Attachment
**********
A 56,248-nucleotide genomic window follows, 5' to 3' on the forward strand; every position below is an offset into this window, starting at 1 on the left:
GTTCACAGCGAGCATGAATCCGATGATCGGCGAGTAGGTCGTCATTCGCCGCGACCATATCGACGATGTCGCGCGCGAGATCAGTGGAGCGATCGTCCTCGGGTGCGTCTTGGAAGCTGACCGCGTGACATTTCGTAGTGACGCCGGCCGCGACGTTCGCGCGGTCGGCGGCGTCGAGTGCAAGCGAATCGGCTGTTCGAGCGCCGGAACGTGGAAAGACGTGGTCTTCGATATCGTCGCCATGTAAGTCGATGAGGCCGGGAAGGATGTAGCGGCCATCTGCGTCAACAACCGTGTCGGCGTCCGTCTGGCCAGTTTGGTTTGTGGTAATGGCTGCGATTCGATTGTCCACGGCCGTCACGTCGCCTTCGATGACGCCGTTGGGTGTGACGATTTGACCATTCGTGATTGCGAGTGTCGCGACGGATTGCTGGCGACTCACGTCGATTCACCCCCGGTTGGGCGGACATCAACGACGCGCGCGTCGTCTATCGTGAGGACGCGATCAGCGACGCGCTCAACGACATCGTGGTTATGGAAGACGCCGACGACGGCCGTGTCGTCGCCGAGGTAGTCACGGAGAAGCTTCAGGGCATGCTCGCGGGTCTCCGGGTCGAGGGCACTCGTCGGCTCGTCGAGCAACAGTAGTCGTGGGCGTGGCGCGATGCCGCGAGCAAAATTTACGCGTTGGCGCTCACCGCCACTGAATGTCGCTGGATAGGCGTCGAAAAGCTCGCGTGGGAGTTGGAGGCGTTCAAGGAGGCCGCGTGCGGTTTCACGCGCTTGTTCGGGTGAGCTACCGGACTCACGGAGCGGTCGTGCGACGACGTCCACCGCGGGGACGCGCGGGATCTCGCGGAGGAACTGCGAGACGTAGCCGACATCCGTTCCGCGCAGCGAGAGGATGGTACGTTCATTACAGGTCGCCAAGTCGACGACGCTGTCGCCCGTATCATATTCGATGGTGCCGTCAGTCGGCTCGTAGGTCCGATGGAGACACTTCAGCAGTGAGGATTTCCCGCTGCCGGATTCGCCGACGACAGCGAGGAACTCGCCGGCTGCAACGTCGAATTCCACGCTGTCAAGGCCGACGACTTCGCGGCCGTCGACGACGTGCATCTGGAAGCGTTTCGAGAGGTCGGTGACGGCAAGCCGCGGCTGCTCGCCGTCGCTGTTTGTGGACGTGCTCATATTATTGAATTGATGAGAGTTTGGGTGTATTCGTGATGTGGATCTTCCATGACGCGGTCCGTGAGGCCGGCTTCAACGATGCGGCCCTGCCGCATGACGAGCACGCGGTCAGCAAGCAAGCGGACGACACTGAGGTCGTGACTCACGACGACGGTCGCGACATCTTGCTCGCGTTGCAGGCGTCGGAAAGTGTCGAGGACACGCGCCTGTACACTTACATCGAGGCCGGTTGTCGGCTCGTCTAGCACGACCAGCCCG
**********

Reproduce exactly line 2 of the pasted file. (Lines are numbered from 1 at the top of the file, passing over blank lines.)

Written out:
GTTCACAGCGAGCATGAATCCGATGATCGGCGAGTAGGTCGTCATTCGCCGCGACCATATCGACGATGTCGCGCGCGAGATCAGTGGAGCGATCGTCCTCGGGTGCGTCTTGGAAGCTGACCGCGTGACATTTCGTAGTGACGCCGGCCGCGACGTTCGCGCGGTCGGCGGCGTCGAGTGCAAGCGAATCGGCTGTTCGAGCGCCGGAACGTGGAAAGACGTGGTCTTCGATATCGTCGCCATGTAAGTCGATGAGGCCGGGAAGGATGTAGCGGCCATCTGCGTCAACAACCGTGTCGGCGTCCGTCTGGCCAGTTTGGTTTGTGGTAATGGCTGCGATTCGATTGTCCACGGCCGTCACGTCGCCTTCGATGACGCCGTTGGGTGTGACGATTTGACCATTCGTGATTGCGAGTGTCGCGACGGATTGCTGGCGACTCACGTCGATTCACCCCCGGTTGGGCGGACATCAACGACGCGCGCGTCGTCTATCGTGAGGACGCGATCAGCGACGCGCTCAACGACATCGTGGTTATGGAAGACGCCGACGACGGCCGTGTCGTCGCCGAGGTAGTCACGGAGAAGCTTCAGGGCATGCTCGCGGGTCTCCGGGTCGAGGGCACTCGTCGGCTCGTCGAGCAACAGTAGTCGTGGGCGTGGCGCGATGCCGCGAGCAAAATTTACGCGTTGGCGCTCACCGCCACTGAATGTCGCTGGATAGGCGTCGAAAAGCTCGCGTGGGAGTTGGAGGCGTTCAAGGAGGCCGCGTGCGGTTTCACGCGCTTGTTCGGGTGAGCTACCGGACTCACGGAGCGGTCGTGCGACGACGTCCACCGCGGGGACGCGCGGGATCTCGCGGAGGAACTGCGAGACGTAGCCGACATCCGTTCCGCGCAGCGAGAGGATGGTACGTTCATTACAGGTCGCCAAGTCGACGACGCTGTCGCCCGTATCATATTCGATGGTGCCGTCAGTCGGCTCGTAGGTCCGATGGAGACACTTCAGCAGTGAGGATTTCCCGCTGCCGGATTCGCCGACGACAGCGAGGAACTCGCCGGCTGCAACGTCGAATTCCACGCTGTCAAGGCCGACGACTTCGCGGCCGTCGACGACGTGCATCTGGAAGCGTTTCGAGAGGTCGGTGACGGCAAGCCGCGGCTGCTCGCCGTCGCTGTTTGTGGACGTGCTCATATTATTGAATTGATGAGAGTTTGGGTGTATTCGTGATGTGGATCTTCCATGACGCGGTCCGTGAGGCCGGCTTCAACGATGCGGCCCTGCCGCATGACGAGCACGCGGTCAGCAAGCAAGCGGACGACACTGAGGTCGTGACTCACGACGACGGTCGCGACATCTTGCTCGCGTTGCAGGCGTCGGAAAGTGTCGAGGACACGCGCCTGTACACTTACATCGAGGCCGGTTGTCGGCTCGTCTAGCACGACCAGCCCG